Sunday, May 22, 2005

THE LOS ANGELES TIMES has a lengthy analytical piece today airing a journalistic debate about why the print media generally has not shown graphic photographs of U.S. casualties and discussing the question of whether such pictures should be shown more often, or at all. Newspapers have been more willing to print photos of Iraqi casualties, according to the article, although, quite frankly, I don't see them that often.

A review of six prominent U.S. newspapers and the nation's two most popular newsmagazines during a recent six-month period found almost no pictures from the war zone of Americans killed in action. During that time, 559 Americans and Western allies died. The same publications ran 44 photos from Iraq to represent the thousands of Westerners wounded during that same time.

Many photographers and editors believe they are delivering Americans an incomplete portrait of the violence that has killed 1,797 U.S. service members and their Western allies and wounded 12,516 Americans.

Journalists attribute the relatively bloodless portrayal of the war to a variety of causes — some in their control, others in the hands of the U.S. military, and the most important related to the far-flung nature of the conflict and the way American news outlets perceive their role.

"We in the news business are not doing a very good job of showing our readers what has really happened over there," said Pim Van Hemmen, assistant managing editor for photography at the Star-Ledger of Newark, N.J.

"Writing in a headline that 1,500 Americans have died doesn't give you nearly the impact of showing one serviceman who is dead," Van Hemmen said. "It's the power of visuals."

One of the reasons newspaper editors give for not showing such pictures more often is the fear of offending or upsetting the families of soldiers killed, and of attracting unwelcome negative publicity.

Americans who have spouses, children, or siblings in Iraq or Afghanistan tend to have mixed feelings about seeing their loved ones displayed on a newspaper's front page after they have died in such a horrible way.

Deirdre Sargent, whose husband was deployed to Iraq, e-mailed editors of the News Tribune of Tacoma, Wash., that the photo left her "shaking and in tears for hours." She added: "It was tacky, unprofessional and completely unnecessary."

Babbitt's mother, Kathy Hernandez, expressed ambivalent sentiments. "That is not an image you want to see like that," said Hernandez, still shedding tears of fury and sadness six months after her son's death. "Your kid is lying like that and there is no way you can get there to help them."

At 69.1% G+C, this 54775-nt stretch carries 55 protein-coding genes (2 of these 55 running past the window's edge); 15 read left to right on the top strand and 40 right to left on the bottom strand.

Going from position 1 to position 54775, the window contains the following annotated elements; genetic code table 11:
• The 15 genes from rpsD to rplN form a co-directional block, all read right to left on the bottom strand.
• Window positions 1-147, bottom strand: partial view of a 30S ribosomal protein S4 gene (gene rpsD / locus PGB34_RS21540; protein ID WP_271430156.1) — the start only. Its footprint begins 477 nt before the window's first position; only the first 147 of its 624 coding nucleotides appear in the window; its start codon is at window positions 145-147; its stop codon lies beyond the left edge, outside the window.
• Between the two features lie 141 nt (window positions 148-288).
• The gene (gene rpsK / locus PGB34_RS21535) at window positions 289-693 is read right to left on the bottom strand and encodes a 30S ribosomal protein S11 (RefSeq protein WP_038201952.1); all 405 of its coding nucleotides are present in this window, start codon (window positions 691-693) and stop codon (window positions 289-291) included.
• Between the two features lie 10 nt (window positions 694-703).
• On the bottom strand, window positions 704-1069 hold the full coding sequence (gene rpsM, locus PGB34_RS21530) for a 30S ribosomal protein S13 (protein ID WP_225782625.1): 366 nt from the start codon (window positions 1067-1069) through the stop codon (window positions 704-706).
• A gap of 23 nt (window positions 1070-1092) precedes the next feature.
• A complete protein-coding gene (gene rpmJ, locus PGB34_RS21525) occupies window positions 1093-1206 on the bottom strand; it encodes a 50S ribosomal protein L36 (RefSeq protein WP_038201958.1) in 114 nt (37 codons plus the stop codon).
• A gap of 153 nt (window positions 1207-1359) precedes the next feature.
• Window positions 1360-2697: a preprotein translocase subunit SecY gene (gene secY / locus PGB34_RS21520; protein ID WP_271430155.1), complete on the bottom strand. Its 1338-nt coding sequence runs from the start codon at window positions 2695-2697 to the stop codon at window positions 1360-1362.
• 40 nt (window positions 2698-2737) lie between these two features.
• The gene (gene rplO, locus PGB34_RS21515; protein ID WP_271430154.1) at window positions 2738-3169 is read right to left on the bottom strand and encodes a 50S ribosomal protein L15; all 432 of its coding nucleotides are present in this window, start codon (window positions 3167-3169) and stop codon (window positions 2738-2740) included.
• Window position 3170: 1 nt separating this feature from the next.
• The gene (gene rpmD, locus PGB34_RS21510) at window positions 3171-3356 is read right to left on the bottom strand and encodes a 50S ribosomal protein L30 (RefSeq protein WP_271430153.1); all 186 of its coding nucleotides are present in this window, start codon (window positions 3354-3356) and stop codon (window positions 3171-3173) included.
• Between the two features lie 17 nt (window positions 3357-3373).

Hernandez — who lives in Uvalde, Texas, about 80 miles west of San Antonio — wishes the newspapers at least had waited until after her son's funeral to run the photo. But she has no doubt why they wanted to print it.

"I do think it's an important thing, for people to see what goes on over there," Hernandez said in a phone interview. "It throws reality more in your face. And sometimes we can't help reality."

But if it is so unbearably painful to see pictures of people we love -- or even just people who are from our home town, or our state, or our country -- after they have been killed by a bomb, or a gunshot, or a grenade, then how can we as a society justify putting our loved ones or other people's loved ones into war? If we're asking them to be there, is it right to say we don't want to see what happens to them?

In virtually every conflict since the beginning of the 20th century, the debate has been renewed: Do Americans need to see the most vivid pictures of the consequences of war?

One camp has argued against publishing graphic images of U.S. casualties, saying the pictures hurt morale, aid the enemy and intrude on the most intimate moments of human suffering.

Journalists, in contrast, generally have invoked their responsibility as witnesses — believing they must provide an unsanitized portrait of combat.

"There can be horrible images, but war is horrible and we need to understand that," said Chris Hondros, a veteran war photographer whose pictures are distributed by the Getty Images agency. "I think if we are going to start a war, we ought to be willing to show the consequences of that war."

Maybe the only way we can keep on having wars is by shielding ourselves from having to see or know what they truly look and feel like.

Magpie at Pacific Views and Kevin Drum also have posts about this article.

No comments: